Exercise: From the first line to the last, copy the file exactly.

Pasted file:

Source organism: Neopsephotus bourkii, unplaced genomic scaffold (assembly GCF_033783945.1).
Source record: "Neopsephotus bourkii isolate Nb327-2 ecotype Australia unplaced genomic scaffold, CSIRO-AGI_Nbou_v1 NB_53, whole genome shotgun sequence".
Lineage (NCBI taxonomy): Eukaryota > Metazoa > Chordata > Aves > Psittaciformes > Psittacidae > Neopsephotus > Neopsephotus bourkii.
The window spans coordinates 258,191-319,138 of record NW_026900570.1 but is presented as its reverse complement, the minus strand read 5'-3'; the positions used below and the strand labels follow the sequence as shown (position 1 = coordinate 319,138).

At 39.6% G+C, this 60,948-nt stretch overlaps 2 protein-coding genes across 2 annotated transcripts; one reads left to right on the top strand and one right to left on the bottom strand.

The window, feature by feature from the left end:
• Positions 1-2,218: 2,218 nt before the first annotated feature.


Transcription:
Source organism: Neopsephotus bourkii, unplaced genomic scaffold (assembly GCF_033783945.1).
Source record: "Neopsephotus bourkii isolate Nb327-2 ecotype Australia unplaced genomic scaffold, CSIRO-AGI_Nbou_v1 NB_53, whole genome shotgun sequence".
Lineage (NCBI taxonomy): Eukaryota > Metazoa > Chordata > Aves > Psittaciformes > Psittacidae > Neopsephotus > Neopsephotus bourkii.
The window spans coordinates 258,191-319,138 of record NW_026900570.1 but is presented as its reverse complement, the minus strand read 5'-3'; the positions used below and the strand labels follow the sequence as shown (position 1 = coordinate 319,138).

At 39.6% G+C, this 60,948-nt stretch overlaps 2 protein-coding genes across 2 annotated transcripts; one reads left to right on the top strand and one right to left on the bottom strand.

The window, feature by feature from the left end:
• Positions 1-2,218: 2,218 nt before the first annotated feature.